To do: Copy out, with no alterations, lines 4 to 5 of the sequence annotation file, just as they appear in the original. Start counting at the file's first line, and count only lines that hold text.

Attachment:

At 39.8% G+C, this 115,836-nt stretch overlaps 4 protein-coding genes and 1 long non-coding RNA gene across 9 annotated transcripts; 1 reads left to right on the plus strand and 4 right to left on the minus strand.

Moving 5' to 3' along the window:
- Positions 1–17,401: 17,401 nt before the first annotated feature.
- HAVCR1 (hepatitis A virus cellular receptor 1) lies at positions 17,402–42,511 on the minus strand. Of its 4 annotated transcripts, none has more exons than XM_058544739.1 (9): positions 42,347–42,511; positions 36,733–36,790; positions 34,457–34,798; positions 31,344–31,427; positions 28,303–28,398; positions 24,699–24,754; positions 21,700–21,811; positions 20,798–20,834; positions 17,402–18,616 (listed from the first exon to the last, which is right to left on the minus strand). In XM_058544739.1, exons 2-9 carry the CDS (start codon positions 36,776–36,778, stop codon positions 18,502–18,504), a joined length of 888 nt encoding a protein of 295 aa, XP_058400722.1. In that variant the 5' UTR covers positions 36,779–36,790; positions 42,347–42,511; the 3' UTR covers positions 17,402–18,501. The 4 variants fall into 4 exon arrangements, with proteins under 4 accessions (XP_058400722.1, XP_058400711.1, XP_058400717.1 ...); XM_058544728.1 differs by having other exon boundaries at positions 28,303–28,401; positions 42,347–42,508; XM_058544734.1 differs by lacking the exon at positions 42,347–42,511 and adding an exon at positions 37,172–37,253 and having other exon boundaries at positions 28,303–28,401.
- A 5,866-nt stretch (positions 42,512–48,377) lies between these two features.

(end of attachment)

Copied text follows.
- HAVCR1 (hepatitis A virus cellular receptor 1) lies at positions 17,402–42,511 on the minus strand. Of its 4 annotated transcripts, none has more exons than XM_058544739.1 (9): positions 42,347–42,511; positions 36,733–36,790; positions 34,457–34,798; positions 31,344–31,427; positions 28,303–28,398; positions 24,699–24,754; positions 21,700–21,811; positions 20,798–20,834; positions 17,402–18,616 (listed from the first exon to the last, which is right to left on the minus strand). In XM_058544739.1, exons 2-9 carry the CDS (start codon positions 36,776–36,778, stop codon positions 18,502–18,504), a joined length of 888 nt encoding a protein of 295 aa, XP_058400722.1. In that variant the 5' UTR covers positions 36,779–36,790; positions 42,347–42,511; the 3' UTR covers positions 17,402–18,501. The 4 variants fall into 4 exon arrangements, with proteins under 4 accessions (XP_058400722.1, XP_058400711.1, XP_058400717.1 ...); XM_058544728.1 differs by having other exon boundaries at positions 28,303–28,401; positions 42,347–42,508; XM_058544734.1 differs by lacking the exon at positions 42,347–42,511 and adding an exon at positions 37,172–37,253 and having other exon boundaries at positions 28,303–28,401.
- A 5,866-nt stretch (positions 42,512–48,377) lies between these two features.